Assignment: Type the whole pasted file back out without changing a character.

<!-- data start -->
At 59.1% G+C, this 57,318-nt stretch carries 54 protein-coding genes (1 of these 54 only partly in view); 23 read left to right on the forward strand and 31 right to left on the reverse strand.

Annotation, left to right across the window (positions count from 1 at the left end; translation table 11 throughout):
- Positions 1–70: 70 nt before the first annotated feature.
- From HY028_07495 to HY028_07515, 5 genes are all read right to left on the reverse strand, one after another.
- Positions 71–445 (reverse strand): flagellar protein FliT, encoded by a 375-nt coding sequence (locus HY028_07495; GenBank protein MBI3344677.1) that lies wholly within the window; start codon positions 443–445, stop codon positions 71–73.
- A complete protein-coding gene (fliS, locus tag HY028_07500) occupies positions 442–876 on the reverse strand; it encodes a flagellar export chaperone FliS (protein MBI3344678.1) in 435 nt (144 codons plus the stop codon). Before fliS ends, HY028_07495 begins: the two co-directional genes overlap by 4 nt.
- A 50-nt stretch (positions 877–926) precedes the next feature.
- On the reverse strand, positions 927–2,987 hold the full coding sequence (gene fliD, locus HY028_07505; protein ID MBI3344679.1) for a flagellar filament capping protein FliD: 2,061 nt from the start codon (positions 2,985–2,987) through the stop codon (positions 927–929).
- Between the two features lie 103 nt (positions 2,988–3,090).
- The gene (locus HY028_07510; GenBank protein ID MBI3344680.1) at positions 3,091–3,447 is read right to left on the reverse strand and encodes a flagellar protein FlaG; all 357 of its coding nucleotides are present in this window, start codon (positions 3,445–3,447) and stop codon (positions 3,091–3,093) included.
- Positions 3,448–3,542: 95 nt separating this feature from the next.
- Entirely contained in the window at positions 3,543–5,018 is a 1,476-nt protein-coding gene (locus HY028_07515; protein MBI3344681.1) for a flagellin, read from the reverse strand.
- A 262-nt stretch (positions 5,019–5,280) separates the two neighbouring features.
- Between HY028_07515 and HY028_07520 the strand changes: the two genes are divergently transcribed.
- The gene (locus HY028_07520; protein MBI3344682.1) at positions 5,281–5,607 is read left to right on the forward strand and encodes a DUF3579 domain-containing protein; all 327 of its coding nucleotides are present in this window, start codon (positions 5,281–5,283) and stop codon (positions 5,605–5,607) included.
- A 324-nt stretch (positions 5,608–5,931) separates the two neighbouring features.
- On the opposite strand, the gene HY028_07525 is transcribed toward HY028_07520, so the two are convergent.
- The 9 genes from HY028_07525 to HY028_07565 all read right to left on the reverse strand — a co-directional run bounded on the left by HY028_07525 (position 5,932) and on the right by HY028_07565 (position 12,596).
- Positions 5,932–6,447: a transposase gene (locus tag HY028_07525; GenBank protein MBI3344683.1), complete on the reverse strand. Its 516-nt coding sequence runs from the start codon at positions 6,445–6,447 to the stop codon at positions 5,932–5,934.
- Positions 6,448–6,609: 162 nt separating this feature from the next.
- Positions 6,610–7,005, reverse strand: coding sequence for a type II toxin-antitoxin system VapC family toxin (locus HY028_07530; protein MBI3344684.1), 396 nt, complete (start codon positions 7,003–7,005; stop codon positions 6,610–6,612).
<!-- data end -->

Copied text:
At 59.1% G+C, this 57,318-nt stretch carries 54 protein-coding genes (1 of these 54 only partly in view); 23 read left to right on the forward strand and 31 right to left on the reverse strand.

Annotation, left to right across the window (positions count from 1 at the left end; translation table 11 throughout):
- Positions 1–70: 70 nt before the first annotated feature.
- From HY028_07495 to HY028_07515, 5 genes are all read right to left on the reverse strand, one after another.
- Positions 71–445 (reverse strand): flagellar protein FliT, encoded by a 375-nt coding sequence (locus HY028_07495; GenBank protein MBI3344677.1) that lies wholly within the window; start codon positions 443–445, stop codon positions 71–73.
- A complete protein-coding gene (fliS, locus tag HY028_07500) occupies positions 442–876 on the reverse strand; it encodes a flagellar export chaperone FliS (protein MBI3344678.1) in 435 nt (144 codons plus the stop codon). Before fliS ends, HY028_07495 begins: the two co-directional genes overlap by 4 nt.
- A 50-nt stretch (positions 877–926) precedes the next feature.
- On the reverse strand, positions 927–2,987 hold the full coding sequence (gene fliD, locus HY028_07505; protein ID MBI3344679.1) for a flagellar filament capping protein FliD: 2,061 nt from the start codon (positions 2,985–2,987) through the stop codon (positions 927–929).
- Between the two features lie 103 nt (positions 2,988–3,090).
- The gene (locus HY028_07510; GenBank protein ID MBI3344680.1) at positions 3,091–3,447 is read right to left on the reverse strand and encodes a flagellar protein FlaG; all 357 of its coding nucleotides are present in this window, start codon (positions 3,445–3,447) and stop codon (positions 3,091–3,093) included.
- Positions 3,448–3,542: 95 nt separating this feature from the next.
- Entirely contained in the window at positions 3,543–5,018 is a 1,476-nt protein-coding gene (locus HY028_07515; protein MBI3344681.1) for a flagellin, read from the reverse strand.
- A 262-nt stretch (positions 5,019–5,280) separates the two neighbouring features.
- Between HY028_07515 and HY028_07520 the strand changes: the two genes are divergently transcribed.
- The gene (locus HY028_07520; protein MBI3344682.1) at positions 5,281–5,607 is read left to right on the forward strand and encodes a DUF3579 domain-containing protein; all 327 of its coding nucleotides are present in this window, start codon (positions 5,281–5,283) and stop codon (positions 5,605–5,607) included.
- A 324-nt stretch (positions 5,608–5,931) separates the two neighbouring features.
- On the opposite strand, the gene HY028_07525 is transcribed toward HY028_07520, so the two are convergent.
- The 9 genes from HY028_07525 to HY028_07565 all read right to left on the reverse strand — a co-directional run bounded on the left by HY028_07525 (position 5,932) and on the right by HY028_07565 (position 12,596).
- Positions 5,932–6,447: a transposase gene (locus tag HY028_07525; GenBank protein MBI3344683.1), complete on the reverse strand. Its 516-nt coding sequence runs from the start codon at positions 6,445–6,447 to the stop codon at positions 5,932–5,934.
- Positions 6,448–6,609: 162 nt separating this feature from the next.
- Positions 6,610–7,005, reverse strand: coding sequence for a type II toxin-antitoxin system VapC family toxin (locus HY028_07530; protein MBI3344684.1), 396 nt, complete (start codon positions 7,003–7,005; stop codon positions 6,610–6,612).